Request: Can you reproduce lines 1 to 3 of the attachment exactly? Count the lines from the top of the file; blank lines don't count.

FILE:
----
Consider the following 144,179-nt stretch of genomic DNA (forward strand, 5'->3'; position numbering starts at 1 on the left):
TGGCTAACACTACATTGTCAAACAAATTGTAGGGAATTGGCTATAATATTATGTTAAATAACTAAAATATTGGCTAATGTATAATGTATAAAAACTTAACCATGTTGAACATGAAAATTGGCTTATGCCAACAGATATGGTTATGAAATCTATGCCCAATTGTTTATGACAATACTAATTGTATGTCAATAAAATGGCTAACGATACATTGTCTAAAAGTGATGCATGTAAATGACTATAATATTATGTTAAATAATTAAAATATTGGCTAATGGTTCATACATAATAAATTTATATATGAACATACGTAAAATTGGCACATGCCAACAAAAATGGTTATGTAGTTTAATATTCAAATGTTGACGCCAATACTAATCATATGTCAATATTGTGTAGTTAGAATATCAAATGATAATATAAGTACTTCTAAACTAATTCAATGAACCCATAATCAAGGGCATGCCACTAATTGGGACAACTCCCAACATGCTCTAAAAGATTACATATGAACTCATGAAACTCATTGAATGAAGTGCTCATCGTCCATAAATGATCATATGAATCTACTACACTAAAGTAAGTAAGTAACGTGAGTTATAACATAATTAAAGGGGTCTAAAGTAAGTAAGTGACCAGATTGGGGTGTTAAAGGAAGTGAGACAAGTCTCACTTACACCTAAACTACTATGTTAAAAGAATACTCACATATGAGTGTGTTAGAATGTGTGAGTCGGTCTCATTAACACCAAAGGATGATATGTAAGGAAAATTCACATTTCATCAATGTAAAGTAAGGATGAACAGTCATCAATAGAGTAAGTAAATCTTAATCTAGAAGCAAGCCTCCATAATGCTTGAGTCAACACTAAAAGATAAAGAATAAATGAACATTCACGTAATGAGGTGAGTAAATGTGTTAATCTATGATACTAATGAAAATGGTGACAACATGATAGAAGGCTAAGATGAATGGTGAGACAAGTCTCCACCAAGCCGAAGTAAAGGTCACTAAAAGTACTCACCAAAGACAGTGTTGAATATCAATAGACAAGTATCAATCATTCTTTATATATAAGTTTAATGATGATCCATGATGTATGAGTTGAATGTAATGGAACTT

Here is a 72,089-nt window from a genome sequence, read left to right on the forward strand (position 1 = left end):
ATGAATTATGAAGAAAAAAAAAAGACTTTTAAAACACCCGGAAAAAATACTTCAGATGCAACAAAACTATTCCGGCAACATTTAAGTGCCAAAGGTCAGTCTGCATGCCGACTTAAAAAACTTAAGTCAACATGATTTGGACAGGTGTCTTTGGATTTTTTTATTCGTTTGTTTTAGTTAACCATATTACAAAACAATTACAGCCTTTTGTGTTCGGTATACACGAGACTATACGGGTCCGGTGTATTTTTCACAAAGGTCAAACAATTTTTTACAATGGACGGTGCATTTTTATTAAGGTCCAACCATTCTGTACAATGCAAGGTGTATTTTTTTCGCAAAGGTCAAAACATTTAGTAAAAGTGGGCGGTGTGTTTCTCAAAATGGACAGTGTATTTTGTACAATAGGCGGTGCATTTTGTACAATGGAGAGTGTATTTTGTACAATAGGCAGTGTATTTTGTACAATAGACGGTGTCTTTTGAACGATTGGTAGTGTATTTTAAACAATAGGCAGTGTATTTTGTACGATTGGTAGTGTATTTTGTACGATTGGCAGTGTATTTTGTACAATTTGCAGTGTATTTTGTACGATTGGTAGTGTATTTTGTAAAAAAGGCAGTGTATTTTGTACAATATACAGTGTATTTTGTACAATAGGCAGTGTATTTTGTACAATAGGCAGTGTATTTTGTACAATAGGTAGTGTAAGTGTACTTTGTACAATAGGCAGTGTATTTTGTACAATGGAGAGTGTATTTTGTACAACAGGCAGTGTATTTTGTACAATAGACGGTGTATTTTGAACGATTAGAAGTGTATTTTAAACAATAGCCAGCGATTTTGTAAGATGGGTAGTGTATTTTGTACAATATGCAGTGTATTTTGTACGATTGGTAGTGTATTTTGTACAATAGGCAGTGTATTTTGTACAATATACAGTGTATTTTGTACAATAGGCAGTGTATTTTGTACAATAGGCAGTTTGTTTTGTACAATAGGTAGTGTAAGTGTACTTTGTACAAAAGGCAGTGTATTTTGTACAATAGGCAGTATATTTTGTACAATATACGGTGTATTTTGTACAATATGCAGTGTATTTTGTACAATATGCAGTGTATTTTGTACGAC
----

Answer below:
Consider the following 144,179-nt stretch of genomic DNA (forward strand, 5'->3'; position numbering starts at 1 on the left):
TGGCTAACACTACATTGTCAAACAAATTGTAGGGAATTGGCTATAATATTATGTTAAATAACTAAAATATTGGCTAATGTATAATGTATAAAAACTTAACCATGTTGAACATGAAAATTGGCTTATGCCAACAGATATGGTTATGAAATCTATGCCCAATTGTTTATGACAATACTAATTGTATGTCAATAAAATGGCTAACGATACATTGTCTAAAAGTGATGCATGTAAATGACTATAATATTATGTTAAATAATTAAAATATTGGCTAATGGTTCATACATAATAAATTTATATATGAACATACGTAAAATTGGCACATGCCAACAAAAATGGTTATGTAGTTTAATATTCAAATGTTGACGCCAATACTAATCATATGTCAATATTGTGTAGTTAGAATATCAAATGATAATATAAGTACTTCTAAACTAATTCAATGAACCCATAATCAAGGGCATGCCACTAATTGGGACAACTCCCAACATGCTCTAAAAGATTACATATGAACTCATGAAACTCATTGAATGAAGTGCTCATCGTCCATAAATGATCATATGAATCTACTACACTAAAGTAAGTAAGTAACGTGAGTTATAACATAATTAAAGGGGTCTAAAGTAAGTAAGTGACCAGATTGGGGTGTTAAAGGAAGTGAGACAAGTCTCACTTACACCTAAACTACTATGTTAAAAGAATACTCACATATGAGTGTGTTAGAATGTGTGAGTCGGTCTCATTAACACCAAAGGATGATATGTAAGGAAAATTCACATTTCATCAATGTAAAGTAAGGATGAACAGTCATCAATAGAGTAAGTAAATCTTAATCTAGAAGCAAGCCTCCATAATGCTTGAGTCAACACTAAAAGATAAAGAATAAATGAACATTCACGTAATGAGGTGAGTAAATGTGTTAATCTATGATACTAATGAAAATGGTGACAACATGATAGAAGGCTAAGATGAATGGTGAGACAAGTCTCCACCAAGCCGAAGTAAAGGTCACTAAAAGTACTCACCAAAGACAGTGTTGAATATCAATAGACAAGTATCAATCATTCTTTATATATAAGTTTAATGATGATCCATGATGTATGAGTTGAATGTAATGGAACTT

Here is a 72,089-nt window from a genome sequence, read left to right on the forward strand (position 1 = left end):